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Brian Jetter was on life support, a healthy 40-year-old suddenly battling pneumonia and sepsis, and a slew of tests had failed to find the cause.
Mystery illnesses like this kill thousands of people each year when germs can't be identified fast enough to reveal the right treatment. Now genetic tests are helping to solve these cases.
Jetter - Blood - Bits - Material - Viruses
One finally was used to search Jetter's blood for bits of non-human genetic material from viruses, fungi and the like. It detected unusual bacteria that probably got into the Connecticut man's lungs when he choked and accidentally inhaled bits of a burger weeks earlier.
With the right medicine, he recovered and went home to his 5-year-old son.
Life - Jetter - Microbe
"I realized how fragile life is," Jetter said. "No matter how healthy you are, the smallest microbe can destroy you."
Doctors routinely use genetic tests to spot inherited diseases and guide cancer treatment. But using them to detect infectious diseases is so new that few doctors and even fewer patients know they're available. A study of one test is published in Thursday's New England Journal of Medicine.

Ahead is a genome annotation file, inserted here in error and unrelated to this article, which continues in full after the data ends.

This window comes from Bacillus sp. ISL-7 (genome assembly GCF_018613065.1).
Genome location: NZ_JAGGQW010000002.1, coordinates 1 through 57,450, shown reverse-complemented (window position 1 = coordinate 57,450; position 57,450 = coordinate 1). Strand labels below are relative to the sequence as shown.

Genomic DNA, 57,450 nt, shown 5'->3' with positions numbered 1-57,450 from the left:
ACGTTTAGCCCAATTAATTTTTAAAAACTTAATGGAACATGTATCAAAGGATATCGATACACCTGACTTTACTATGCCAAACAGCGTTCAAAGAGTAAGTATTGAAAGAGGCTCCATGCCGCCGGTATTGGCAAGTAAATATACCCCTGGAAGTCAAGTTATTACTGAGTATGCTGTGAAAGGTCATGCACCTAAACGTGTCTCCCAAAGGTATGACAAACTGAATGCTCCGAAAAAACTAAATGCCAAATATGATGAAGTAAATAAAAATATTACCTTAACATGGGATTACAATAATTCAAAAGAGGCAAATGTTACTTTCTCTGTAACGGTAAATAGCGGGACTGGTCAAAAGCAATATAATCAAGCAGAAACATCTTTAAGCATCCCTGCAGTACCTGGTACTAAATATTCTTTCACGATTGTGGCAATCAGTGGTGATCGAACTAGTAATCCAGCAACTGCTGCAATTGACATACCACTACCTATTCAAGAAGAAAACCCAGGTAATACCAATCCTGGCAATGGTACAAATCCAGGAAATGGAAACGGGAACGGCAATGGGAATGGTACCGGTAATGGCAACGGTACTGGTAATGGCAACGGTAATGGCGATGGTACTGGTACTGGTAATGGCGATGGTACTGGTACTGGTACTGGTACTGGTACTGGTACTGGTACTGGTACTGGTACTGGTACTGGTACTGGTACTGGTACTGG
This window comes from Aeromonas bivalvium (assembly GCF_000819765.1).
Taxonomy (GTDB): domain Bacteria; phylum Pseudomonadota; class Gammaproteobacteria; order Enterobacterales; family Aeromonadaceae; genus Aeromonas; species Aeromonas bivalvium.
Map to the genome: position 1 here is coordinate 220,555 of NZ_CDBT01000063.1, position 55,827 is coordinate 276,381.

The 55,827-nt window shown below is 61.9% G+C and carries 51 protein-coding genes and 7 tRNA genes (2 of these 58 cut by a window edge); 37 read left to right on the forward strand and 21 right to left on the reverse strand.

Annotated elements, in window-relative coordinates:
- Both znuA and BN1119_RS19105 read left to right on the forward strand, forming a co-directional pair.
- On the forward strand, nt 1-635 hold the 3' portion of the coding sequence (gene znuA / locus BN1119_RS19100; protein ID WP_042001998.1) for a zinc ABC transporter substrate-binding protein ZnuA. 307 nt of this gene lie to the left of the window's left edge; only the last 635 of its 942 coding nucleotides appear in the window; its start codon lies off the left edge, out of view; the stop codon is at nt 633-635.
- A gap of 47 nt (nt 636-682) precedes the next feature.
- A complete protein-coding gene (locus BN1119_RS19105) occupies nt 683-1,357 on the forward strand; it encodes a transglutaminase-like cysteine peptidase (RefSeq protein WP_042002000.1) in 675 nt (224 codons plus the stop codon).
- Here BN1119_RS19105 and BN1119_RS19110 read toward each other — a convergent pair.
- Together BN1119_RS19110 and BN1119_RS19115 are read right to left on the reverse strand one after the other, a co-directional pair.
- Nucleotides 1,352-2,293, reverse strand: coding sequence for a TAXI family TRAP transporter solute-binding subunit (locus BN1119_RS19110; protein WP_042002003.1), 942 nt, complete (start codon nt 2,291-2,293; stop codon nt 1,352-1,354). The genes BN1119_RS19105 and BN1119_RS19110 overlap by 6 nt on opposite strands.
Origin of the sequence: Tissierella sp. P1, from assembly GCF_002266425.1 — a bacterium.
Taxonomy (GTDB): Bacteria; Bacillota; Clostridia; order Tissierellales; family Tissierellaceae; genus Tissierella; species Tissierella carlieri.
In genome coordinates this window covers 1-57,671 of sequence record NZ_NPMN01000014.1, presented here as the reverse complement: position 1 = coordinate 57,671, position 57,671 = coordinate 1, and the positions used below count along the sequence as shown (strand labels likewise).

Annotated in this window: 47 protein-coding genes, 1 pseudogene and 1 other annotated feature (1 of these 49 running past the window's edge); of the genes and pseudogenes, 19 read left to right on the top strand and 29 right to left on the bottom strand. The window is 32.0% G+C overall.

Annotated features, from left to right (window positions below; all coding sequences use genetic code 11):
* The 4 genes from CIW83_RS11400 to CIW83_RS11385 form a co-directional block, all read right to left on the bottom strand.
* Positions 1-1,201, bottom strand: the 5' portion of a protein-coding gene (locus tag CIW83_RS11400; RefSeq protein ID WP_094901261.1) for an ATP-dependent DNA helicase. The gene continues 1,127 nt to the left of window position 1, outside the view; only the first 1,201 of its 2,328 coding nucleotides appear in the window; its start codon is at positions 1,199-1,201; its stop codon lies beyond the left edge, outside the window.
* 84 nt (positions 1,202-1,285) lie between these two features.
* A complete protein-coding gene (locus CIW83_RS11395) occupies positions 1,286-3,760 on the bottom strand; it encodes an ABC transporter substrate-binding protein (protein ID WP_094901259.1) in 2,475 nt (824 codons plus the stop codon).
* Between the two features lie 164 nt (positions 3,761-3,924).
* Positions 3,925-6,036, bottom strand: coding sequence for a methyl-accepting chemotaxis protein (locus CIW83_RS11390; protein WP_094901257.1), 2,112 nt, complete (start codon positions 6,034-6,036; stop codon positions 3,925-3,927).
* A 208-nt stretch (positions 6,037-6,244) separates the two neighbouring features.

Field - Overhaul
They are modernizing a field long overdue for an overhaul.
To identify bacteria, labs still rely on century-old techniques from Louis Pasteur — putting a few drops of blood or other sample in a lab dish and waiting days or sometimes weeks to see what germs grow. To test for a virus, a doctor usually has to guess what the patient is sick with. Testing for a fungus or some other things can take a long time.
Companies - University - Labs - Tests - Blood
Several companies and university labs now offer gene-based tests on blood or spinal fluid. Once fragments of foreign DNA or other genetic material are found, their code is analyzed, or sequenced, to identify bacteria, viruses, fungi and parasites causing sepsis, meningitis, encephalitis and other deadly illnesses.
"The key advantage of sequencing is...
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